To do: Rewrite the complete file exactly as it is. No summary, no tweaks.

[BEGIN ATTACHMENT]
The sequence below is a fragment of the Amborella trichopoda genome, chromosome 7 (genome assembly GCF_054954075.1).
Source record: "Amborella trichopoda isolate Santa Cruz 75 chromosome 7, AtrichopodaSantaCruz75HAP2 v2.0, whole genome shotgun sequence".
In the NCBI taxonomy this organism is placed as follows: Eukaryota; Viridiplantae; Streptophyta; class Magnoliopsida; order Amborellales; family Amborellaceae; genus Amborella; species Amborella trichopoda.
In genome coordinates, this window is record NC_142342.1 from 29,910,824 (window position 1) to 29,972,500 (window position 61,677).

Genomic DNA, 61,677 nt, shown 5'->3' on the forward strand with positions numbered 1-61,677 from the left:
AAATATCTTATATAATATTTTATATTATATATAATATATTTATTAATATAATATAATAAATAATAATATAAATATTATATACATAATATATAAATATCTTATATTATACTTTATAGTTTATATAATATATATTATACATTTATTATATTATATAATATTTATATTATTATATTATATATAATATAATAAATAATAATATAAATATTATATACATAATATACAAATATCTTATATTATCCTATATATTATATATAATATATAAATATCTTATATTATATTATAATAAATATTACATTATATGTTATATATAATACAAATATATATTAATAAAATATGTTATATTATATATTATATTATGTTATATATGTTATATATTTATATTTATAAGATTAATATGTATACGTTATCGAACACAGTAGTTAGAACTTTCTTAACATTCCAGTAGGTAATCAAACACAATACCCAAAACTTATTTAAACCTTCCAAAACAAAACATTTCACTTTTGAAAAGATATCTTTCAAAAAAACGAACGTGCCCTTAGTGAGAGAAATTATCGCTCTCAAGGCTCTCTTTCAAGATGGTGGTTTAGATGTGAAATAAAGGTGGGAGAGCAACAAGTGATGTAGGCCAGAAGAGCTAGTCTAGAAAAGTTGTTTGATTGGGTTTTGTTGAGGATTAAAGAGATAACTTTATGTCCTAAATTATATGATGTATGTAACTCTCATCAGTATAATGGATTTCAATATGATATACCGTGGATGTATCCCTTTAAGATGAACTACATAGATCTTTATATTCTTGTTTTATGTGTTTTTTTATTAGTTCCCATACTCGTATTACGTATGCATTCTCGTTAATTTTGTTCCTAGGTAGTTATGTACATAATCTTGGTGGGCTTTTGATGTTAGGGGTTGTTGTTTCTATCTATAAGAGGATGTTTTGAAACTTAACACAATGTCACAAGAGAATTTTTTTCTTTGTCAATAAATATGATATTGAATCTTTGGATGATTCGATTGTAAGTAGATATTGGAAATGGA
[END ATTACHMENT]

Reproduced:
The sequence below is a fragment of the Amborella trichopoda genome, chromosome 7 (genome assembly GCF_054954075.1).
Source record: "Amborella trichopoda isolate Santa Cruz 75 chromosome 7, AtrichopodaSantaCruz75HAP2 v2.0, whole genome shotgun sequence".
In the NCBI taxonomy this organism is placed as follows: Eukaryota; Viridiplantae; Streptophyta; class Magnoliopsida; order Amborellales; family Amborellaceae; genus Amborella; species Amborella trichopoda.
In genome coordinates, this window is record NC_142342.1 from 29,910,824 (window position 1) to 29,972,500 (window position 61,677).

Genomic DNA, 61,677 nt, shown 5'->3' on the forward strand with positions numbered 1-61,677 from the left:
AAATATCTTATATAATATTTTATATTATATATAATATATTTATTAATATAATATAATAAATAATAATATAAATATTATATACATAATATATAAATATCTTATATTATACTTTATAGTTTATATAATATATATTATACATTTATTATATTATATAATATTTATATTATTATATTATATATAATATAATAAATAATAATATAAATATTATATACATAATATACAAATATCTTATATTATCCTATATATTATATATAATATATAAATATCTTATATTATATTATAATAAATATTACATTATATGTTATATATAATACAAATATATATTAATAAAATATGTTATATTATATATTATATTATGTTATATATGTTATATATTTATATTTATAAGATTAATATGTATACGTTATCGAACACAGTAGTTAGAACTTTCTTAACATTCCAGTAGGTAATCAAACACAATACCCAAAACTTATTTAAACCTTCCAAAACAAAACATTTCACTTTTGAAAAGATATCTTTCAAAAAAACGAACGTGCCCTTAGTGAGAGAAATTATCGCTCTCAAGGCTCTCTTTCAAGATGGTGGTTTAGATGTGAAATAAAGGTGGGAGAGCAACAAGTGATGTAGGCCAGAAGAGCTAGTCTAGAAAAGTTGTTTGATTGGGTTTTGTTGAGGATTAAAGAGATAACTTTATGTCCTAAATTATATGATGTATGTAACTCTCATCAGTATAATGGATTTCAATATGATATACCGTGGATGTATCCCTTTAAGATGAACTACATAGATCTTTATATTCTTGTTTTATGTGTTTTTTTATTAGTTCCCATACTCGTATTACGTATGCATTCTCGTTAATTTTGTTCCTAGGTAGTTATGTACATAATCTTGGTGGGCTTTTGATGTTAGGGGTTGTTGTTTCTATCTATAAGAGGATGTTTTGAAACTTAACACAATGTCACAAGAGAATTTTTTTCTTTGTCAATAAATATGATATTGAATCTTTGGATGATTCGATTGTAAGTAGATATTGGAAATGGA